3. Eat smaller meals and consume fewer liquids toward bedtime. This will prevent frequent nighttime bathroom trips. Certain foods bring on drowsiness, and other foods (spicy, greasy, etc.) can cause indigestion issues and digestive issues (National Sleep Foundation, 2016a).

4. Keep the bedroom for sex and sleep only. The National Sleep Foundation (2016a) refers to good sleep habits as “sleep hygiene.” By keeping the bedroom strictly for sleep and sex, a correlation is made between the bedroom and appropriate activities. This prepares the mind and body to wind down within the bedroom environment, thus eliminating the anxiety often associated with trying to fall and stay asleep.

5. Keep bedroom temps cool and reduce or eliminate all forms of light. A study regarding insomnia and body temperature found, “Sleepiness and sleep propensity are strongly influenced by our circadian clock as indicated by many circadian rhythms, most commonly by that of core body temperature” (Lack, Gradisar, Van Someren, Wright, & Lushington, 2008, p. 307).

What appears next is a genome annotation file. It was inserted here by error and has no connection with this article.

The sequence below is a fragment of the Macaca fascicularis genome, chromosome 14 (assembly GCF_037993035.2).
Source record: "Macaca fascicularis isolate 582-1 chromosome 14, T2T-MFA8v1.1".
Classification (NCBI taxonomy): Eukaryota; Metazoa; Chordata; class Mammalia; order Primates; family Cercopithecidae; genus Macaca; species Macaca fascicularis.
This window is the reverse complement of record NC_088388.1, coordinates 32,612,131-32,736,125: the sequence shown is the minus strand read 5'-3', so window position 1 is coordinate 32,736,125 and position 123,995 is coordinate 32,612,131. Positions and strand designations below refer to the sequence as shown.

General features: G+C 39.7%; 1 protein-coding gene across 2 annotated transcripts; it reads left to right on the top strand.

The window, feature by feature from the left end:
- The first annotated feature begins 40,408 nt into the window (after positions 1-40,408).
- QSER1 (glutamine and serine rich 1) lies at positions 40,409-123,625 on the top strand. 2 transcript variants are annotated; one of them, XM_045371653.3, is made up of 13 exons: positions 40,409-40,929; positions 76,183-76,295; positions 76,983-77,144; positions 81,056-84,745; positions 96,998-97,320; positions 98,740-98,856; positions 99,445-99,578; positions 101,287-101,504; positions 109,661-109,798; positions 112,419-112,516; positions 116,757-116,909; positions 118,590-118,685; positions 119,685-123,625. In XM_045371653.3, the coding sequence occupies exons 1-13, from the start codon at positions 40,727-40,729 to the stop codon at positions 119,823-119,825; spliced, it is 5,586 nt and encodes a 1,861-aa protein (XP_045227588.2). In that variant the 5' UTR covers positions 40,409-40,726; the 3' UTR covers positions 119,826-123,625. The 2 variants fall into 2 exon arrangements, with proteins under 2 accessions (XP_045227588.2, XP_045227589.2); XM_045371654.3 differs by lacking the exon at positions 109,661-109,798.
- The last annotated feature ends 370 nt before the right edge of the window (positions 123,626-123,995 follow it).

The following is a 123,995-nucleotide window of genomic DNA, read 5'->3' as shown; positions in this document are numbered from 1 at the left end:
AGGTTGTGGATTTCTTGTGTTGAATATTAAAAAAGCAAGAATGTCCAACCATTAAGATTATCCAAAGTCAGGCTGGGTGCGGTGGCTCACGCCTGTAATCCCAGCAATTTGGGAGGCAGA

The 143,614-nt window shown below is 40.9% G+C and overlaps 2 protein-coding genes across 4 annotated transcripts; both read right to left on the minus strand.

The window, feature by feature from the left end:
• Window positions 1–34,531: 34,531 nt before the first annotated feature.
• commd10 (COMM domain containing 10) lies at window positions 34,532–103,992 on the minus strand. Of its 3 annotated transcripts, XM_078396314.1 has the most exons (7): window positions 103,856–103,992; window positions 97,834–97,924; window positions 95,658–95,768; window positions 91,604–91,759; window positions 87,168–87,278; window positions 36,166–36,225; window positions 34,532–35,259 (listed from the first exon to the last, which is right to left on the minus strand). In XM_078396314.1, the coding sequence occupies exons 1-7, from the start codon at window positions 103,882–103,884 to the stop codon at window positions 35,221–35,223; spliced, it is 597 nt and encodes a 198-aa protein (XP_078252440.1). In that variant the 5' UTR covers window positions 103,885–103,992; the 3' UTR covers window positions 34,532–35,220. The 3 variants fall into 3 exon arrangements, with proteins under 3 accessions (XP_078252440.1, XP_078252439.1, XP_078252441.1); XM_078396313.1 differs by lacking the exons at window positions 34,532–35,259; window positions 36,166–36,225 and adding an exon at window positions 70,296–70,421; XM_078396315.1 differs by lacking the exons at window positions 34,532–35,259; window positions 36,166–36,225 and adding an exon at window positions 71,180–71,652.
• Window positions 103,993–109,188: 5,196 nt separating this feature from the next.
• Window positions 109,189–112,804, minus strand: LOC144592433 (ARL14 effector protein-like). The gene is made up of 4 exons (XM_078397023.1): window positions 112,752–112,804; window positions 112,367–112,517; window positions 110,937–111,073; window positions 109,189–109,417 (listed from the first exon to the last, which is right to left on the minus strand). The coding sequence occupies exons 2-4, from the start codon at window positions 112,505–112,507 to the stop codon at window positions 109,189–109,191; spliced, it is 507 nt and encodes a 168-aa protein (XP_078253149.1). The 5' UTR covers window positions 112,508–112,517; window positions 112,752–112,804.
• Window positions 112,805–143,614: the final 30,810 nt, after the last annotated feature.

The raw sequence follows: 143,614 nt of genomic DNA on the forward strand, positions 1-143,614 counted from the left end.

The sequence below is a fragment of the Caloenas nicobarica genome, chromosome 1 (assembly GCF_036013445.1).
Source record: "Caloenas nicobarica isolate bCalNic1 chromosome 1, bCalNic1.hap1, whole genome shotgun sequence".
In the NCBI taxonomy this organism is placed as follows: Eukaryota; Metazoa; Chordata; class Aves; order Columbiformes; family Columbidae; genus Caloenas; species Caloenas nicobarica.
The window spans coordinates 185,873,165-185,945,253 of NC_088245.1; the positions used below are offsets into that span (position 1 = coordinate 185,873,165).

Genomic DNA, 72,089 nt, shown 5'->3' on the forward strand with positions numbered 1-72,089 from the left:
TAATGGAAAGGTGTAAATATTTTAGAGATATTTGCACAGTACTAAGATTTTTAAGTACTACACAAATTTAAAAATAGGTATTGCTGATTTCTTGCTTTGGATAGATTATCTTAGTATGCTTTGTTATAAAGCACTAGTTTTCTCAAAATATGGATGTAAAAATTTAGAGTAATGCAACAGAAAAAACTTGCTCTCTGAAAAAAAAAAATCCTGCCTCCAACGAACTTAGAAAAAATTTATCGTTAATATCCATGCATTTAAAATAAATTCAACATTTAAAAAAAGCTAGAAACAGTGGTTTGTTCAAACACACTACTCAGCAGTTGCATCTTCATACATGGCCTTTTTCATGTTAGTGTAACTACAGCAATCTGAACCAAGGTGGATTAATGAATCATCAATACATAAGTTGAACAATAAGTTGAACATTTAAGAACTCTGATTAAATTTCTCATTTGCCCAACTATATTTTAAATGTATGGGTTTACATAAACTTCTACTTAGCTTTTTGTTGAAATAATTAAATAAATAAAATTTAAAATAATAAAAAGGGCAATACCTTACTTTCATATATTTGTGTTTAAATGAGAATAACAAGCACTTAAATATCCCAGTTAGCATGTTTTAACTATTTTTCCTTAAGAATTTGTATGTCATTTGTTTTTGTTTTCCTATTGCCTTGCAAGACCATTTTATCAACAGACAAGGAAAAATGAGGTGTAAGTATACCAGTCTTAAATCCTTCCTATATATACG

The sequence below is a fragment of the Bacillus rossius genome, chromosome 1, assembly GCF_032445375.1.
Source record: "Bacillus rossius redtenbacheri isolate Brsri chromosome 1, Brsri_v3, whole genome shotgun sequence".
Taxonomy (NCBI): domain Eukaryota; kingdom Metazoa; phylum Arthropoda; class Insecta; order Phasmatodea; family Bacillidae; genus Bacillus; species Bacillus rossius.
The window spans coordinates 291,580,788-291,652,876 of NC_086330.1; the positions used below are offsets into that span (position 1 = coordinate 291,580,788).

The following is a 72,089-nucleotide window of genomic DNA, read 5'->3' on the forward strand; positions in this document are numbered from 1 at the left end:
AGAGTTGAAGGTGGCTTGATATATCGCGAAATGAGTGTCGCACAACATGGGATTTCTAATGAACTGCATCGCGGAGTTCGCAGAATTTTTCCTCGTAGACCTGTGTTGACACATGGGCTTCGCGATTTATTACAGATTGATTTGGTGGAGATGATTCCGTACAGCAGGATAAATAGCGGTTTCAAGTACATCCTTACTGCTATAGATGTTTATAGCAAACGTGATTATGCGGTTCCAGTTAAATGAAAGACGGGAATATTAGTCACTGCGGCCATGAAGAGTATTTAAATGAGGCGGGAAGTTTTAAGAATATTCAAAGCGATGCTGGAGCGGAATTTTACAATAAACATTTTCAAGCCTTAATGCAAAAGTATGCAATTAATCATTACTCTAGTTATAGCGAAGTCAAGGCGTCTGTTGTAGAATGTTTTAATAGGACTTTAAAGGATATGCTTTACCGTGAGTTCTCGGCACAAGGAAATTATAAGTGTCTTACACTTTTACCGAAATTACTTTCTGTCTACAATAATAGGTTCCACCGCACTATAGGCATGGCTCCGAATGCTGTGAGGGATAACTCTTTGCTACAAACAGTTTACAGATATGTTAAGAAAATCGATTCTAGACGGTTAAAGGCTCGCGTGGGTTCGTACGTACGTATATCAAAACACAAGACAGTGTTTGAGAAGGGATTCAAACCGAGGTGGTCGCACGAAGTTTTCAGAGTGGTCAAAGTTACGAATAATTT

Many studies show that light, especially blue wavelength light found in many electronics, “…suppresses the secretion of melatonin, a hormone that influences circadian rhythms…” (Harvard Medical School, n.d.). Cover up lights or move them out of the room.

6. Learn to let go. Research indicates women suffer from more sleep-related issues than men, but men claim to get less than the recommended seven hours of sleep per night. This is in part because women tend to worry and may go to bed thinking about things they need to get done.

Try making a to-do list and categorize the items by importance. Then learn to let go of the racing thoughts and know that getting a good night’s sleep will help you accomplish what you need to tomorrow.

7. Set a specific bedtime. Being able to set a specific bedtime will allow your body to get into a routine of shutting down, relaxing, and ultimately falling asleep. The idea of going to sleep about the same time each day is to get circadian rhythms back in check.

8. Body alignment and comfort are important. Joint, neck, and back pain can lead to sleep issues because of the inability to get comfortable and waking up in pain. Choose a mattress and pillows that provide comfort and support to all areas of the body.